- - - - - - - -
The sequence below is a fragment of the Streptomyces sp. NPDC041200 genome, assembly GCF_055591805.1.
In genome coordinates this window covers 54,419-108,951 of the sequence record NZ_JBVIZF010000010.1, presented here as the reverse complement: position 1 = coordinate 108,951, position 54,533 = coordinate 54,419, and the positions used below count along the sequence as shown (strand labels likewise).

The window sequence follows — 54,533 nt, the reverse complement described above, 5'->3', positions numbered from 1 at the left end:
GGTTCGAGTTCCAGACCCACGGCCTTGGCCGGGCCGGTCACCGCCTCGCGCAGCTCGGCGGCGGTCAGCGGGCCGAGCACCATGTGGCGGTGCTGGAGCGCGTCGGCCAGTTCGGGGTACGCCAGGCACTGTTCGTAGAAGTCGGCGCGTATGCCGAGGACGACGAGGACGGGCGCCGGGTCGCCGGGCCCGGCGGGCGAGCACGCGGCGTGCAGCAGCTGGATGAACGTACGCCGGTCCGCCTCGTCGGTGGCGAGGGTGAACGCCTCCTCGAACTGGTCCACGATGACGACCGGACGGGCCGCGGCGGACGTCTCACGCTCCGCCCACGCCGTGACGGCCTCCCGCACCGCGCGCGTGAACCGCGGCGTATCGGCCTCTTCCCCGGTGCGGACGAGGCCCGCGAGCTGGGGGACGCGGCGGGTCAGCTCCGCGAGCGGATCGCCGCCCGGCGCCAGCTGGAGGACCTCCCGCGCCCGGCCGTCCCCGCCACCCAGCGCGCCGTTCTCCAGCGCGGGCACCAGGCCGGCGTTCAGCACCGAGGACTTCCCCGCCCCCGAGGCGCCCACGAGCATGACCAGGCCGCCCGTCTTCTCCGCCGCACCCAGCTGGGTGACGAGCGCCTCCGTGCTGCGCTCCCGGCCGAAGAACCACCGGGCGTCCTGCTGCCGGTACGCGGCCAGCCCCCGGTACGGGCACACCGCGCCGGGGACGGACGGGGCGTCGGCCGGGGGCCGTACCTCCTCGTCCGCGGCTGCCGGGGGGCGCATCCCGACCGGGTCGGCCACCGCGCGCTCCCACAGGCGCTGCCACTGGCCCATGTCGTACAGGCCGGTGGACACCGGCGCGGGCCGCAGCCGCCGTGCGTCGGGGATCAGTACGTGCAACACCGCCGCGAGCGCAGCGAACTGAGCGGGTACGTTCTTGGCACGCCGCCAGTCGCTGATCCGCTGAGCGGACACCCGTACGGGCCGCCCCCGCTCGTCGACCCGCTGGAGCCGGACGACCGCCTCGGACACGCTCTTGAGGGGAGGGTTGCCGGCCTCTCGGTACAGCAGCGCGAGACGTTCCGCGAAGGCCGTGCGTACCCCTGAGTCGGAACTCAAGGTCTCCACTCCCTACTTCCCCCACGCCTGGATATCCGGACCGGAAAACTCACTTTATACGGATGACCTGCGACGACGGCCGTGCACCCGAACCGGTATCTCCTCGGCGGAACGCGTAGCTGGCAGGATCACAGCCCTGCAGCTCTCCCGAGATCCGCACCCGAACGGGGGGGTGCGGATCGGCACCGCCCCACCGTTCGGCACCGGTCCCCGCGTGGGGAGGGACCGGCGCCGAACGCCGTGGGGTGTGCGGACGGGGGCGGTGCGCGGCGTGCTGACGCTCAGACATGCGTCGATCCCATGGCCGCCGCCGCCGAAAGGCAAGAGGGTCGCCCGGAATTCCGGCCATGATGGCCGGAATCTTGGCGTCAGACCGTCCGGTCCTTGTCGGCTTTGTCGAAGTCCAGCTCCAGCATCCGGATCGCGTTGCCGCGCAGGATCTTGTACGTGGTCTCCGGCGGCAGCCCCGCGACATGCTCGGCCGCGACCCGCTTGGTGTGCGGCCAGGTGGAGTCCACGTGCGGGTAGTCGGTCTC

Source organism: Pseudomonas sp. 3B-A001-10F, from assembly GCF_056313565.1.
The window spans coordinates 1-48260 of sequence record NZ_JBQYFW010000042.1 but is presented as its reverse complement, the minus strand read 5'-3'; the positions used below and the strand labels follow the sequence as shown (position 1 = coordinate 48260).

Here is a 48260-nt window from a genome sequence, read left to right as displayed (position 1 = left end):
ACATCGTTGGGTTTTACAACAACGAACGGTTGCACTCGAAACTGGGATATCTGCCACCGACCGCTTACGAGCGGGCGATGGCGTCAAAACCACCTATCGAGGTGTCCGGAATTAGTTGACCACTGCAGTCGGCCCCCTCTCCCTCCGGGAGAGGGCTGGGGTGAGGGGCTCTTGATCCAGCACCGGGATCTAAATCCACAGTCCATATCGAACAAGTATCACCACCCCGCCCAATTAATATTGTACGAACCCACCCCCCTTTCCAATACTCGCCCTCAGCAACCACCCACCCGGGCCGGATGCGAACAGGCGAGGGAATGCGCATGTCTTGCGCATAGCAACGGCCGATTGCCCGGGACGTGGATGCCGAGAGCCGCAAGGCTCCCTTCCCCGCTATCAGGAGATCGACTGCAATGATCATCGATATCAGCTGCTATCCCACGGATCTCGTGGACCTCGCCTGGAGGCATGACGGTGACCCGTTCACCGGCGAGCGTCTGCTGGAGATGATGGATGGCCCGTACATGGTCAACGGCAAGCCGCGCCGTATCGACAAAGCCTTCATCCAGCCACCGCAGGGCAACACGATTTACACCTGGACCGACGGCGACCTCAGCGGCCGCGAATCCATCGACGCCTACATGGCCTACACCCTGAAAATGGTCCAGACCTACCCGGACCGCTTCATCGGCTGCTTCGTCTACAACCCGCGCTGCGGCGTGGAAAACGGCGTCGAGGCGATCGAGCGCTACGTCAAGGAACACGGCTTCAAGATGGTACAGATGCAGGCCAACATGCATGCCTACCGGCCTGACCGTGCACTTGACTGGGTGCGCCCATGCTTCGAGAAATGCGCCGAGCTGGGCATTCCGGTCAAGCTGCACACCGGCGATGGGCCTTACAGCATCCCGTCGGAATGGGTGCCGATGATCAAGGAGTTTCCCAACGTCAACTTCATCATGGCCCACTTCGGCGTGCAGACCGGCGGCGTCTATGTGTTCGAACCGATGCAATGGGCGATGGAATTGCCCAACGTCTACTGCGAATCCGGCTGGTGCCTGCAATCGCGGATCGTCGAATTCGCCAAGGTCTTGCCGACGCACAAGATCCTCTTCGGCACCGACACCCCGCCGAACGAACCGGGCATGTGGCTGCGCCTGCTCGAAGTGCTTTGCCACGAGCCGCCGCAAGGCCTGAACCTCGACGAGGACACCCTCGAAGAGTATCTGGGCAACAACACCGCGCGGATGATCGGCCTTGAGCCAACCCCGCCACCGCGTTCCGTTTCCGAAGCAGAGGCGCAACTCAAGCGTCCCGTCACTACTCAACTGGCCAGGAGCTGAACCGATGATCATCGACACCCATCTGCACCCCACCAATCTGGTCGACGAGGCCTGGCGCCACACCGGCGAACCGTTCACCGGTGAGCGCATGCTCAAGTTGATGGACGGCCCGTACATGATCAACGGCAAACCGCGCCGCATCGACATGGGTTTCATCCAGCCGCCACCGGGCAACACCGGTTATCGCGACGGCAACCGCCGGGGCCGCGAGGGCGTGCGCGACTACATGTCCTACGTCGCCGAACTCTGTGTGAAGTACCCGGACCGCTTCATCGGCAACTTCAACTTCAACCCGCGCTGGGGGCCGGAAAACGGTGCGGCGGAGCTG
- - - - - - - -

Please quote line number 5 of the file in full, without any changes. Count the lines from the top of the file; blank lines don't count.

Source organism: Pseudomonas sp. 3B-A001-10F, from assembly GCF_056313565.1.